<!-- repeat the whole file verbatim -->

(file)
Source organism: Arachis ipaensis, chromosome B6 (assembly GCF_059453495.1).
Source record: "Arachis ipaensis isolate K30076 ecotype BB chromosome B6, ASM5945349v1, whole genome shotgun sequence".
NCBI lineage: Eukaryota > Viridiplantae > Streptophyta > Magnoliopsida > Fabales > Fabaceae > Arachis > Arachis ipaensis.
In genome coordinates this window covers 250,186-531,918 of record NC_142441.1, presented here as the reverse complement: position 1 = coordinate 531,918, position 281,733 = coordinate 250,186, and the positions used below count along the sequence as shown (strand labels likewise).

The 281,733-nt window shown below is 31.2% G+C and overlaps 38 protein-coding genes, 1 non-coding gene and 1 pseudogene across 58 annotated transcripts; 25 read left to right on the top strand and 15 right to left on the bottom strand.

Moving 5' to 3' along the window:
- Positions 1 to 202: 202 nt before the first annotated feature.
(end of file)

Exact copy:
Source organism: Arachis ipaensis, chromosome B6 (assembly GCF_059453495.1).
Source record: "Arachis ipaensis isolate K30076 ecotype BB chromosome B6, ASM5945349v1, whole genome shotgun sequence".
NCBI lineage: Eukaryota > Viridiplantae > Streptophyta > Magnoliopsida > Fabales > Fabaceae > Arachis > Arachis ipaensis.
In genome coordinates this window covers 250,186-531,918 of record NC_142441.1, presented here as the reverse complement: position 1 = coordinate 531,918, position 281,733 = coordinate 250,186, and the positions used below count along the sequence as shown (strand labels likewise).

The 281,733-nt window shown below is 31.2% G+C and overlaps 38 protein-coding genes, 1 non-coding gene and 1 pseudogene across 58 annotated transcripts; 25 read left to right on the top strand and 15 right to left on the bottom strand.

Moving 5' to 3' along the window:
- Positions 1 to 202: 202 nt before the first annotated feature.